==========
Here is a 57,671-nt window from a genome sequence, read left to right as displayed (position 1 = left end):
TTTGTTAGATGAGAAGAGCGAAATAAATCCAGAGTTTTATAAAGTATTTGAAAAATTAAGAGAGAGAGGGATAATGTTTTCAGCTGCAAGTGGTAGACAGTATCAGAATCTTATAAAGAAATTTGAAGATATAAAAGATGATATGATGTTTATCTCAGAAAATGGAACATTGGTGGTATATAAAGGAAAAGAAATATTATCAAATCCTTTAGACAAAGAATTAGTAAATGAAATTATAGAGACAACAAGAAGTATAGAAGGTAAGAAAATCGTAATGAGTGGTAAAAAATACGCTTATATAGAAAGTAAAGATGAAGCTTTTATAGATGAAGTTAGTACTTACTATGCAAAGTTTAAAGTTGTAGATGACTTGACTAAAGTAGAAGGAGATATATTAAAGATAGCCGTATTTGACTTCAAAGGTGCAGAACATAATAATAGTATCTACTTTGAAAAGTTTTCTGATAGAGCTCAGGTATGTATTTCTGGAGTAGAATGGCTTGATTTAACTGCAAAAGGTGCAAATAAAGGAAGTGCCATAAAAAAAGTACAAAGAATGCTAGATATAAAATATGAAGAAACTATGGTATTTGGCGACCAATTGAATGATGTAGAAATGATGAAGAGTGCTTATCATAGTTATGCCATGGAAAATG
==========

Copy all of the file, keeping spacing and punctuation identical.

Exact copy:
Here is a 57,671-nt window from a genome sequence, read left to right as displayed (position 1 = left end):
TTTGTTAGATGAGAAGAGCGAAATAAATCCAGAGTTTTATAAAGTATTTGAAAAATTAAGAGAGAGAGGGATAATGTTTTCAGCTGCAAGTGGTAGACAGTATCAGAATCTTATAAAGAAATTTGAAGATATAAAAGATGATATGATGTTTATCTCAGAAAATGGAACATTGGTGGTATATAAAGGAAAAGAAATATTATCAAATCCTTTAGACAAAGAATTAGTAAATGAAATTATAGAGACAACAAGAAGTATAGAAGGTAAGAAAATCGTAATGAGTGGTAAAAAATACGCTTATATAGAAAGTAAAGATGAAGCTTTTATAGATGAAGTTAGTACTTACTATGCAAAGTTTAAAGTTGTAGATGACTTGACTAAAGTAGAAGGAGATATATTAAAGATAGCCGTATTTGACTTCAAAGGTGCAGAACATAATAATAGTATCTACTTTGAAAAGTTTTCTGATAGAGCTCAGGTATGTATTTCTGGAGTAGAATGGCTTGATTTAACTGCAAAAGGTGCAAATAAAGGAAGTGCCATAAAAAAAGTACAAAGAATGCTAGATATAAAATATGAAGAAACTATGGTATTTGGCGACCAATTGAATGATGTAGAAATGATGAAGAGTGCTTATCATAGTTATGCCATGGAAAATG